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Consultation on family migration: Tories to reintroduce ‘primary purpose’ rule


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Damian Green

The Government yesterday launched another consultation on restricting immigration, this time family immigration. The splash on the UKBA website is here, the Ministerial statement here, the consultation document here and the accompanying research paper, Family migration: evidence and analysishere.

The affected categories are fiancé(e)s, proposed civil partners, spouses, civil partners, unmarried or same-sex partners, dependent children and adult and elderly dependent relatives. The key proposals are as follows:

  • defining more clearly what constitutes a genuine and continuing marriage, “to help identify sham and forced marriages”, for example requiring that the couple understand a common language, have been in a relationship for at least 12 months, can provide ‘accurate personal details about each other’ and other criteria that any sensible ECO or immigration judge is already applying
  • reintroducing an equivalent to the old ‘primary purpose’ rule, whereby a couple have to show that their combined attachment to the UK is greater than that to any other country before being granted a visa or leave to remain based on their relationship
  • a bizarre new ‘one spouse’ rule whereby ‘serial sponsors abusing the process’ and any person convicted of bigamy or an offence associated with sham marriage attracts a ban on sponsorship for up to 10 years
  • introducing a new minimum income threshold for sponsors of partners and dependants, to ensure that family migrants are adequately supported as a basis for integration – the independent Migration Advisory Committee has been asked to advise on what the threshold should be
  • extending the probationary period before partners can apply for settlement in the UK or claim benefits from 2 years to 5 years
  • introducing a completely new 5 year probationary period for dependent relatives and tightening up the (already very tight indeed) rules on when a ‘dependent’ relative abroad is really dependent
  • forcing established couples who have lived together outside the UK for 4 years or more also to complete the new 5 year probationary period rather than allowing them to settle immediately, as at present
  • requiring partners and adult dependants aged under 65 to demonstrate that they can understand everyday English (B1 level on the Common European Framework for Languages) when they apply for settlement, increasing the current spouse English language requirement from its current A1 level
  • exploring the case for making ‘sham’ a lawful impediment to marriage in England and Wales, and for giving the authorities the power to delay a marriage where sham is suspected
  • scrapping the full right of appeal for family visitor visas
  • compulsory health insurance for some immigration categories (presumably elderly relatives) and compulsory health screening for TB

Some of the consultation looks like politics and fluff. The bit about better defining a genuine and subsisting marriage is preposterous as these are already relevant considerations. What the Home Office really need to do is train their staff better, not legislate on something like this. Regarding income, the Home Office for years has applied a woolly ‘adequacy’ test but judges apply a more sensible approach of requiring a minimum level equivalent to income support plus the other benefits that come with it. The bit about making ‘sham’ a lawful impediment sounds like nonsense – both vicars and registrars are not permitted to conduct sham marriages anyway, so this adds nothing.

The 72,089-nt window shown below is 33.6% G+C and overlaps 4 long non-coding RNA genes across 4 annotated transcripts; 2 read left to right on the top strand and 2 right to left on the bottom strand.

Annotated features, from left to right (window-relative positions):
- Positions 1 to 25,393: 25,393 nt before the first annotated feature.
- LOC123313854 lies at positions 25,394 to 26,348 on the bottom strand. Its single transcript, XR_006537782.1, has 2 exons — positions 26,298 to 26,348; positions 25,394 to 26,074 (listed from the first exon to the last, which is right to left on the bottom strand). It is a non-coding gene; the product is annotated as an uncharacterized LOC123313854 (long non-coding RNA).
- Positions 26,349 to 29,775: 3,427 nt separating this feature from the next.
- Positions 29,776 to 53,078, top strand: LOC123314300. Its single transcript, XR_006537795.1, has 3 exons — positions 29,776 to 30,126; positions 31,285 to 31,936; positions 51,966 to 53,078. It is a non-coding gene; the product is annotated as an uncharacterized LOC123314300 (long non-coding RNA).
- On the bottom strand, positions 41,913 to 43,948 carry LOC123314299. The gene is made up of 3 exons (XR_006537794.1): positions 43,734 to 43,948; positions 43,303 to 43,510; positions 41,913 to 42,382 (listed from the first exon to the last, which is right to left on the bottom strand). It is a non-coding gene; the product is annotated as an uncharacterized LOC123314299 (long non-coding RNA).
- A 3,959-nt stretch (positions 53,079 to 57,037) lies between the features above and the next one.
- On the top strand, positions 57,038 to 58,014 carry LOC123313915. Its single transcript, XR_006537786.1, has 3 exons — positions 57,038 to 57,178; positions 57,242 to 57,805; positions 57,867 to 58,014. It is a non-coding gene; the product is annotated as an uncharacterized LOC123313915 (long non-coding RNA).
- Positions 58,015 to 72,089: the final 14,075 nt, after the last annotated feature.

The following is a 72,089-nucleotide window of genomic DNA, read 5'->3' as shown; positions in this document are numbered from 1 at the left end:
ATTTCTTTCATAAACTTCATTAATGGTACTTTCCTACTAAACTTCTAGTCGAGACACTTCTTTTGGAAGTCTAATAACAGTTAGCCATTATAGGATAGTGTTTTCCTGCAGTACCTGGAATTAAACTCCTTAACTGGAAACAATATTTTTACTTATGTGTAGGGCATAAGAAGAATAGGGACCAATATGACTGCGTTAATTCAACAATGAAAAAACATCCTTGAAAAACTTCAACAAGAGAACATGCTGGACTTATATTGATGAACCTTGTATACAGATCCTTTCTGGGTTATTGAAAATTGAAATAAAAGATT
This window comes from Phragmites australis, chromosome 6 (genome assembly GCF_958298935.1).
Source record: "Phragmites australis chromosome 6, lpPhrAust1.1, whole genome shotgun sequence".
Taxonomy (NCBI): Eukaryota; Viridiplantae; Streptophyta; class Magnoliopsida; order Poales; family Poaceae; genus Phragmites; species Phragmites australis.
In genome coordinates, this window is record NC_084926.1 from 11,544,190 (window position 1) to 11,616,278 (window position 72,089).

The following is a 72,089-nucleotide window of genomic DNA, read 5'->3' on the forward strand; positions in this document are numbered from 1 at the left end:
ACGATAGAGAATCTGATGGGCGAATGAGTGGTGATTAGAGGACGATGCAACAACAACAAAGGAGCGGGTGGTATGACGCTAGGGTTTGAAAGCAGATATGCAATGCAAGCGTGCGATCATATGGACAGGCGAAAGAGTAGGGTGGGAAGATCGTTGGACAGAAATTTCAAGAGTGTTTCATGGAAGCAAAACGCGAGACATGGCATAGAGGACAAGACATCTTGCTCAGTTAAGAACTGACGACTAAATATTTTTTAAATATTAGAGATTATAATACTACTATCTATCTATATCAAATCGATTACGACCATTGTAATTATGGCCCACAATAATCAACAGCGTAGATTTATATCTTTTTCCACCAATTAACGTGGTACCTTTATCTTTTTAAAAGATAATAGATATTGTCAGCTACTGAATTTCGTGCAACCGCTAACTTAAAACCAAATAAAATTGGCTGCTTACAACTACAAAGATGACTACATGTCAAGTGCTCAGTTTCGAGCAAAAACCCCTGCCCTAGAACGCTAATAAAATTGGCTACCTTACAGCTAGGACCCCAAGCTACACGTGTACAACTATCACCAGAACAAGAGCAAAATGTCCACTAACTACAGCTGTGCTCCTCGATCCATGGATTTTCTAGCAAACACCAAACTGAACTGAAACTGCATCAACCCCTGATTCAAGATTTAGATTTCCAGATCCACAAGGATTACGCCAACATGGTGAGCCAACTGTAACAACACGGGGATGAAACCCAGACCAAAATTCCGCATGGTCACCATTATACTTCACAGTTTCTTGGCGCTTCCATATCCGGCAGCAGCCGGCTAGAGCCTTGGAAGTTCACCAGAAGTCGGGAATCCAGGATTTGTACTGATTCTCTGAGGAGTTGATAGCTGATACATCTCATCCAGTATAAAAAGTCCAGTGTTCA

In amongst all the dross I did manage to find one useful suggestion:

We propose to ask local authority social services departments in England to carry out an assessment of an individual?s capacity to consent to marriage when the sponsor of a marriage- based visa or leave to remain application is a person with learning difficulties or of another particularly vulnerable group, to confirm that the person understands and has consented to what they are doing.

This would be a welcome protective mechanism, and unlike UKBA social services departments can generally be trusted to do a good, balanced job in conducting this sort of assessment.

As well as the fluff there are some terrible suggestions. The primary purpose rule proposal is clearly and blatantly targeted at ethnic minorities with a family link to the ‘home’ country. Scrapping rights of appeal for family visitors because too many succeed is reprehensible and will only serve further to embed poor quality communication to visa applicants and visit visa decisions. Again, it is ethnic minorities with a familial link abroad who lose out here when their relatives are refused entry for weddings and funerals. Lengthening the probationary period to 5 years and introducing it for established couples and adult dependent relatives seems like plain punishment and deterrence.

The current Government could not be clearer in its message: it doesn’t like immigrants, nor is it terribly fond of ethnic minorities.

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The Free Movement blog was founded in 2007 by Colin Yeo, a barrister at Garden Court Chambers specialising in immigration law. The blog provides updates and commentary on immigration and asylum law by a variety of authors.


22 Responses